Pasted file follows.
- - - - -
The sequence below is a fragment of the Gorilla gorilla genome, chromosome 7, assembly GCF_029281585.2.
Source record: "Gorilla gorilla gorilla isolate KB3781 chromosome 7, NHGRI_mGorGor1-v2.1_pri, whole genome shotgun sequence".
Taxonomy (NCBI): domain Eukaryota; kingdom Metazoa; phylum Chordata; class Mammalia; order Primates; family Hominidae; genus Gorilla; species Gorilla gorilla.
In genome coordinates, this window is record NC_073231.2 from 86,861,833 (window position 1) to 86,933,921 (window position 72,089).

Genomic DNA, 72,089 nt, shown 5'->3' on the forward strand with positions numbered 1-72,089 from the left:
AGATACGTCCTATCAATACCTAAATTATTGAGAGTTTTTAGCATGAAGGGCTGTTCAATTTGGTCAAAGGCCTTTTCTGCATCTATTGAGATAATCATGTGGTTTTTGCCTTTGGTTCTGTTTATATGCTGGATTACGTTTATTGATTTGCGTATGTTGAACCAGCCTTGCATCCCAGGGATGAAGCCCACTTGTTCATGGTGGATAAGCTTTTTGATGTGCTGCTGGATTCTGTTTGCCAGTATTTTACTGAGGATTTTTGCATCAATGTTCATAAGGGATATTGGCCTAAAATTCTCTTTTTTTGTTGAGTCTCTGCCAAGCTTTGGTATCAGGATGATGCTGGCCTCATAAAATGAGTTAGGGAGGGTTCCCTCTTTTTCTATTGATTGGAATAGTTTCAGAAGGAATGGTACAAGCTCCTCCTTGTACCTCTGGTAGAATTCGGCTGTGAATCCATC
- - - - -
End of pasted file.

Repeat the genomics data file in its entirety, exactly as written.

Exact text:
The sequence below is a fragment of the Gorilla gorilla genome, chromosome 7, assembly GCF_029281585.2.
Source record: "Gorilla gorilla gorilla isolate KB3781 chromosome 7, NHGRI_mGorGor1-v2.1_pri, whole genome shotgun sequence".
Taxonomy (NCBI): domain Eukaryota; kingdom Metazoa; phylum Chordata; class Mammalia; order Primates; family Hominidae; genus Gorilla; species Gorilla gorilla.
In genome coordinates, this window is record NC_073231.2 from 86,861,833 (window position 1) to 86,933,921 (window position 72,089).

Genomic DNA, 72,089 nt, shown 5'->3' on the forward strand with positions numbered 1-72,089 from the left:
AGATACGTCCTATCAATACCTAAATTATTGAGAGTTTTTAGCATGAAGGGCTGTTCAATTTGGTCAAAGGCCTTTTCTGCATCTATTGAGATAATCATGTGGTTTTTGCCTTTGGTTCTGTTTATATGCTGGATTACGTTTATTGATTTGCGTATGTTGAACCAGCCTTGCATCCCAGGGATGAAGCCCACTTGTTCATGGTGGATAAGCTTTTTGATGTGCTGCTGGATTCTGTTTGCCAGTATTTTACTGAGGATTTTTGCATCAATGTTCATAAGGGATATTGGCCTAAAATTCTCTTTTTTTGTTGAGTCTCTGCCAAGCTTTGGTATCAGGATGATGCTGGCCTCATAAAATGAGTTAGGGAGGGTTCCCTCTTTTTCTATTGATTGGAATAGTTTCAGAAGGAATGGTACAAGCTCCTCCTTGTACCTCTGGTAGAATTCGGCTGTGAATCCATC